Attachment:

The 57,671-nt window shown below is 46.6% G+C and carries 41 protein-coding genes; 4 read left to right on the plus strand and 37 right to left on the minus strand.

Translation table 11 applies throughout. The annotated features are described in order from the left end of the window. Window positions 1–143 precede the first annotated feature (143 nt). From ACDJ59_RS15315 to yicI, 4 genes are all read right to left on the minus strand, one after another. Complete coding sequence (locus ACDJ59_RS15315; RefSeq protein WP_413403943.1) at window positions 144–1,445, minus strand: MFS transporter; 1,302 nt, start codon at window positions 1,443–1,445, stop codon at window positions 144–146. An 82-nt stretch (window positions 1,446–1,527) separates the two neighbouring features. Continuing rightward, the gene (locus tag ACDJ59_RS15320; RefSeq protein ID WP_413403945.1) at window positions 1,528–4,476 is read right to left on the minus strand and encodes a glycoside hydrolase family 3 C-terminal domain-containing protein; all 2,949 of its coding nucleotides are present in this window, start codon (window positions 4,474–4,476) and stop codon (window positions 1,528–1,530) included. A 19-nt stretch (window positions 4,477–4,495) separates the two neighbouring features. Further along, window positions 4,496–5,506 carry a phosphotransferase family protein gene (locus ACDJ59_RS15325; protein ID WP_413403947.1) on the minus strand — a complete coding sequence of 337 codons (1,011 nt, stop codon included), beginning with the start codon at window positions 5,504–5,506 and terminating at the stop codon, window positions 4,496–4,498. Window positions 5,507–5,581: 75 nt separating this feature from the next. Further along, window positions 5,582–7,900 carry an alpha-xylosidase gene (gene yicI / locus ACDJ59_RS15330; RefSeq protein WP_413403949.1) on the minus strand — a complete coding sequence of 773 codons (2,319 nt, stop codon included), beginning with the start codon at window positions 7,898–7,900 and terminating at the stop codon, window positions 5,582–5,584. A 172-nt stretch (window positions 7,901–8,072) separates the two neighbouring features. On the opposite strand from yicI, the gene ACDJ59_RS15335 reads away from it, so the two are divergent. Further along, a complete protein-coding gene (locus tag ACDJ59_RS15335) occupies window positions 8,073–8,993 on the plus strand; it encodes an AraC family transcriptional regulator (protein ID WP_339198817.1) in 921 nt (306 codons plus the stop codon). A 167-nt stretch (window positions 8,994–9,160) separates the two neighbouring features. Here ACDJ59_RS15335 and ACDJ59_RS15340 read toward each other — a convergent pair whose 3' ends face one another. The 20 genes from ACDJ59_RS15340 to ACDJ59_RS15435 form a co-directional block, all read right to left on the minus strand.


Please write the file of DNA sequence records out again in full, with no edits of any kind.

The 57,671-nt window shown below is 46.6% G+C and carries 41 protein-coding genes; 4 read left to right on the plus strand and 37 right to left on the minus strand.

Translation table 11 applies throughout. The annotated features are described in order from the left end of the window. Window positions 1–143 precede the first annotated feature (143 nt). From ACDJ59_RS15315 to yicI, 4 genes are all read right to left on the minus strand, one after another. Complete coding sequence (locus ACDJ59_RS15315; RefSeq protein WP_413403943.1) at window positions 144–1,445, minus strand: MFS transporter; 1,302 nt, start codon at window positions 1,443–1,445, stop codon at window positions 144–146. An 82-nt stretch (window positions 1,446–1,527) separates the two neighbouring features. Continuing rightward, the gene (locus tag ACDJ59_RS15320; RefSeq protein ID WP_413403945.1) at window positions 1,528–4,476 is read right to left on the minus strand and encodes a glycoside hydrolase family 3 C-terminal domain-containing protein; all 2,949 of its coding nucleotides are present in this window, start codon (window positions 4,474–4,476) and stop codon (window positions 1,528–1,530) included. A 19-nt stretch (window positions 4,477–4,495) separates the two neighbouring features. Further along, window positions 4,496–5,506 carry a phosphotransferase family protein gene (locus ACDJ59_RS15325; protein ID WP_413403947.1) on the minus strand — a complete coding sequence of 337 codons (1,011 nt, stop codon included), beginning with the start codon at window positions 5,504–5,506 and terminating at the stop codon, window positions 4,496–4,498. Window positions 5,507–5,581: 75 nt separating this feature from the next. Further along, window positions 5,582–7,900 carry an alpha-xylosidase gene (gene yicI / locus ACDJ59_RS15330; RefSeq protein WP_413403949.1) on the minus strand — a complete coding sequence of 773 codons (2,319 nt, stop codon included), beginning with the start codon at window positions 7,898–7,900 and terminating at the stop codon, window positions 5,582–5,584. A 172-nt stretch (window positions 7,901–8,072) separates the two neighbouring features. On the opposite strand from yicI, the gene ACDJ59_RS15335 reads away from it, so the two are divergent. Further along, a complete protein-coding gene (locus tag ACDJ59_RS15335) occupies window positions 8,073–8,993 on the plus strand; it encodes an AraC family transcriptional regulator (protein ID WP_339198817.1) in 921 nt (306 codons plus the stop codon). A 167-nt stretch (window positions 8,994–9,160) separates the two neighbouring features. Here ACDJ59_RS15335 and ACDJ59_RS15340 read toward each other — a convergent pair whose 3' ends face one another. The 20 genes from ACDJ59_RS15340 to ACDJ59_RS15435 form a co-directional block, all read right to left on the minus strand.